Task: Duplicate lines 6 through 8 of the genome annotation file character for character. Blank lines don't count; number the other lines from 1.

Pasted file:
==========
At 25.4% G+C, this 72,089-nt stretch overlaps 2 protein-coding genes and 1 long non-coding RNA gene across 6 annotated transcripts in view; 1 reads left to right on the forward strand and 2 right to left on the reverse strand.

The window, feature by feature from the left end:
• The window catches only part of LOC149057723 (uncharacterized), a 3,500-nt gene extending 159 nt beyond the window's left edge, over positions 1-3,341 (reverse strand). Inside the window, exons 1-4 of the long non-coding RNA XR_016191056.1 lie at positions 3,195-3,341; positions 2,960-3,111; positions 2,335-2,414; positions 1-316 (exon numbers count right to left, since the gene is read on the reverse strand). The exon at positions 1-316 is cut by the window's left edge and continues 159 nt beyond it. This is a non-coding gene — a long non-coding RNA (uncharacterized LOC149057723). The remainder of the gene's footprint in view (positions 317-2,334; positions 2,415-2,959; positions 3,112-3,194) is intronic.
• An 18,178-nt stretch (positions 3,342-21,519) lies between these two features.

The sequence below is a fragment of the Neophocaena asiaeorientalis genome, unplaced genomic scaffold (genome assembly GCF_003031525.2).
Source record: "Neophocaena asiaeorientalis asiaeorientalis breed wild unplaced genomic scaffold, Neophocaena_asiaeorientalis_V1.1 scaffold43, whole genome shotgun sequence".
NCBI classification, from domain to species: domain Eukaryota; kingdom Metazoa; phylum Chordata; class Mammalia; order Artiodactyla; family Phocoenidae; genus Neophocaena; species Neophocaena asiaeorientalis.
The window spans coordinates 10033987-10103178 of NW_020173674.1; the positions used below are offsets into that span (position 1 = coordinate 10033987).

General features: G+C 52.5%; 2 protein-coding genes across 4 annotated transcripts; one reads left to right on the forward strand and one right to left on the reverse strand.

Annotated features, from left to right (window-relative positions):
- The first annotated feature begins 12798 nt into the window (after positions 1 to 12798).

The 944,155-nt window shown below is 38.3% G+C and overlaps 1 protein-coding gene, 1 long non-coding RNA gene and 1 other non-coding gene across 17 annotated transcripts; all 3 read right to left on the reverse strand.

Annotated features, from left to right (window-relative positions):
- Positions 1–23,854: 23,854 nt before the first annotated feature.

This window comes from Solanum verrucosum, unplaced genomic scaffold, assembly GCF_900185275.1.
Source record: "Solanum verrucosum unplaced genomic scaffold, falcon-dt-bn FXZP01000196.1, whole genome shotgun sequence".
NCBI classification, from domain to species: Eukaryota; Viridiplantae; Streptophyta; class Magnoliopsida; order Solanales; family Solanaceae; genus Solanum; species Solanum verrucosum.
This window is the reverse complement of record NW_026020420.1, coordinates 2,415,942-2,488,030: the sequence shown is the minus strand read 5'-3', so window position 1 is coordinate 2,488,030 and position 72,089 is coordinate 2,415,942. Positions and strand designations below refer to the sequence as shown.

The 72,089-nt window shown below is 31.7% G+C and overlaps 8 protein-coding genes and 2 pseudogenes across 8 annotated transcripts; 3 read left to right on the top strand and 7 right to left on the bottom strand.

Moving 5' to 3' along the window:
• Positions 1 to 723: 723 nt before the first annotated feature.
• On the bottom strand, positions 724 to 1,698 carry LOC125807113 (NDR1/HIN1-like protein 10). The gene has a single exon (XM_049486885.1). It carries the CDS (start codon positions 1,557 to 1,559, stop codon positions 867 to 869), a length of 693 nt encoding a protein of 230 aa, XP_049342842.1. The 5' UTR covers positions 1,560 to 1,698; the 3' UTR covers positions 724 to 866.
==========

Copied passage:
Source record: "Neophocaena asiaeorientalis asiaeorientalis breed wild unplaced genomic scaffold, Neophocaena_asiaeorientalis_V1.1 scaffold43, whole genome shotgun sequence".
NCBI classification, from domain to species: domain Eukaryota; kingdom Metazoa; phylum Chordata; class Mammalia; order Artiodactyla; family Phocoenidae; genus Neophocaena; species Neophocaena asiaeorientalis.
The window spans coordinates 10033987-10103178 of NW_020173674.1; the positions used below are offsets into that span (position 1 = coordinate 10033987).